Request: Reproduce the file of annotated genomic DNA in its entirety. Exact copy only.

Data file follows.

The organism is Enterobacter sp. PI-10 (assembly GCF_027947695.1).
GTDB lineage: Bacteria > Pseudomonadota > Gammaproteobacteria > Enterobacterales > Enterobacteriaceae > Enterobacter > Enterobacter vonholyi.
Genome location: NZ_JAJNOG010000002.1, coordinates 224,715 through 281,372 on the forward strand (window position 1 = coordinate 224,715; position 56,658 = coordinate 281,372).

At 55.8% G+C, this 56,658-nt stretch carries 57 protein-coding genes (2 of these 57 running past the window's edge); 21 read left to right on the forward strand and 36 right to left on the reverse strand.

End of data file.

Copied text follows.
The organism is Enterobacter sp. PI-10 (assembly GCF_027947695.1).
GTDB lineage: Bacteria > Pseudomonadota > Gammaproteobacteria > Enterobacterales > Enterobacteriaceae > Enterobacter > Enterobacter vonholyi.
Genome location: NZ_JAJNOG010000002.1, coordinates 224,715 through 281,372 on the forward strand (window position 1 = coordinate 224,715; position 56,658 = coordinate 281,372).

At 55.8% G+C, this 56,658-nt stretch carries 57 protein-coding genes (2 of these 57 running past the window's edge); 21 read left to right on the forward strand and 36 right to left on the reverse strand.